Finding, making, and eating great low-sodium meals requires a little education and some preparation up front. But once you know your low-so stuff, every part of keeping this diet (from shopping to cooking), becomes routine. And that’s a good thing.
First we talked through six first steps and encouragements for the beginning of your low-so journey. Now we're going to get into the nitty-gritty. Today's lesson: let's learn the difference between salt and sodium.
Salt Versus Sodium
To begin, let’s start with the basics. Although people tend to use these two terms interchangeably, salt and sodium refer to two different things.
Sodium is the sixth most abundant element on earth and found naturally in the earth and environment, always bound up in minerals and rocks.
Sodium is most commonly eaten as a component of table salt, which is only partly sodium. Table salt contains 40% sodium and 60% chloride.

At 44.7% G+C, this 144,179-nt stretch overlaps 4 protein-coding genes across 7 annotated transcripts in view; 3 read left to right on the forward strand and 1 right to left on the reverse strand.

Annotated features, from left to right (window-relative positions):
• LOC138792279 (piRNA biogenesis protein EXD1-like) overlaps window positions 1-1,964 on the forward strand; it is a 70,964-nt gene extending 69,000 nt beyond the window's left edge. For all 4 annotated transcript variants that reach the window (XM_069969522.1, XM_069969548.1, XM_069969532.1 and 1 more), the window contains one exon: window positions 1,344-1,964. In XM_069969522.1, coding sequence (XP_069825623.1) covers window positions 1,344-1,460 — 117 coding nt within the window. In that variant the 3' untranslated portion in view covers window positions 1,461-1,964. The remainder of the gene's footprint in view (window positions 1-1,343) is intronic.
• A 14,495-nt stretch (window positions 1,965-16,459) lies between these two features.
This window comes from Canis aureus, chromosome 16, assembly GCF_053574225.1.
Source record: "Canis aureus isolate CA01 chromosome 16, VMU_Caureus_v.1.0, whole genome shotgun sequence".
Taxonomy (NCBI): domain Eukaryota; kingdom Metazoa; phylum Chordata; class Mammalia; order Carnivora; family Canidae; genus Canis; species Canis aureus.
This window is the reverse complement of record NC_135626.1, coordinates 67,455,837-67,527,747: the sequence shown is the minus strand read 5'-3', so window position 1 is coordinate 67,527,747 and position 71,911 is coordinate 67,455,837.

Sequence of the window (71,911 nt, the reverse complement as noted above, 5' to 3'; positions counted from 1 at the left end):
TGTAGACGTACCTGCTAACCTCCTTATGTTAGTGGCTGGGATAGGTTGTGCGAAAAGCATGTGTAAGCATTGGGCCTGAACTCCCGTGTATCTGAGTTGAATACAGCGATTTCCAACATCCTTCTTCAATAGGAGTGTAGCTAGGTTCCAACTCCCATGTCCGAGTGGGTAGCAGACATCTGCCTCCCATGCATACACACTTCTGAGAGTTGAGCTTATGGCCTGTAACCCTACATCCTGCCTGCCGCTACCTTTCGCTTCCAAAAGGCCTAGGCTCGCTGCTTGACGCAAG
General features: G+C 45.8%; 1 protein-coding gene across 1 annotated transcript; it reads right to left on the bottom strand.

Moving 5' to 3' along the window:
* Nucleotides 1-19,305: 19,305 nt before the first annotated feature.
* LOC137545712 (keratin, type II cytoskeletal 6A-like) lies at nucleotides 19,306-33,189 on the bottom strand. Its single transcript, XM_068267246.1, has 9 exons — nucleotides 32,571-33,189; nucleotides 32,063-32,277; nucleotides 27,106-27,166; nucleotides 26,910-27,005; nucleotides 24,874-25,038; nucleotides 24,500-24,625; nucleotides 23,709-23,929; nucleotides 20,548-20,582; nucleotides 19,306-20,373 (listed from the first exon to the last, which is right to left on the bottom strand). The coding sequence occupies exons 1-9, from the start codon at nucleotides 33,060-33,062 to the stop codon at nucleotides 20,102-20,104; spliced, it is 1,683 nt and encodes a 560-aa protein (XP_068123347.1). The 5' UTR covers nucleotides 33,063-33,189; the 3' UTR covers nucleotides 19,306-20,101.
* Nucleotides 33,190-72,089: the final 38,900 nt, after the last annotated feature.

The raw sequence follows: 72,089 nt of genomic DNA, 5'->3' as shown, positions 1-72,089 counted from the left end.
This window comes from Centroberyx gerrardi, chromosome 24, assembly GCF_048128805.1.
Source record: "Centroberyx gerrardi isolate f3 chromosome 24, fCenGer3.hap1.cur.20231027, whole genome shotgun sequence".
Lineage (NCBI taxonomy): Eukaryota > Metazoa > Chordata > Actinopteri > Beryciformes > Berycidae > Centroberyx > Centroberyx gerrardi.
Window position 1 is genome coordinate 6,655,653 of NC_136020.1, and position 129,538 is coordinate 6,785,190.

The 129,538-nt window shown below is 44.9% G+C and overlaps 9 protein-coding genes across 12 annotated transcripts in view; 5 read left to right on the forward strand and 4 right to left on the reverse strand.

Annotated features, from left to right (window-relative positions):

And while we generally think of the salt shaker as the only source of sodium, sodium also exists in most whole foods, from cantaloupe to eggs. It also hides out in a lot of unlikely places, like sandwich bread, milk, and even medication.
How Much Sodium Should We Be Eating?
According to the latest dietary guidelines, it is recommended that the majority of Americans should consume less than 1,500mg of sodium a day. Or a little over 1/2 teaspoon of table salt. Yup. And let’s just say, most people (nine out of ten Americans according to the American Heart Association) eat at least double than that. Sometimes by lunch.
But most of this over-sodium consumption does not come from the salt shaker at home; processed, prepared foods, and restaurant meals are actually responsible for 75% of the sodium we eat.
Which is why the best and easiest place to start lowering that sodium is by ditching all the canned foods and frozen dinners, and to start cooking with fresh ingredients.
How much sodium are you supposed to eat? Do you have a lower limit than the normal daily recommended amount?
Up Next in Sodium Savvy
And follow along — next we'll talk about reading labels. We'll follow that up with more practical ways to replace sodium with even more flavorful things in your cooking.
(Image credits: Leela Cyd)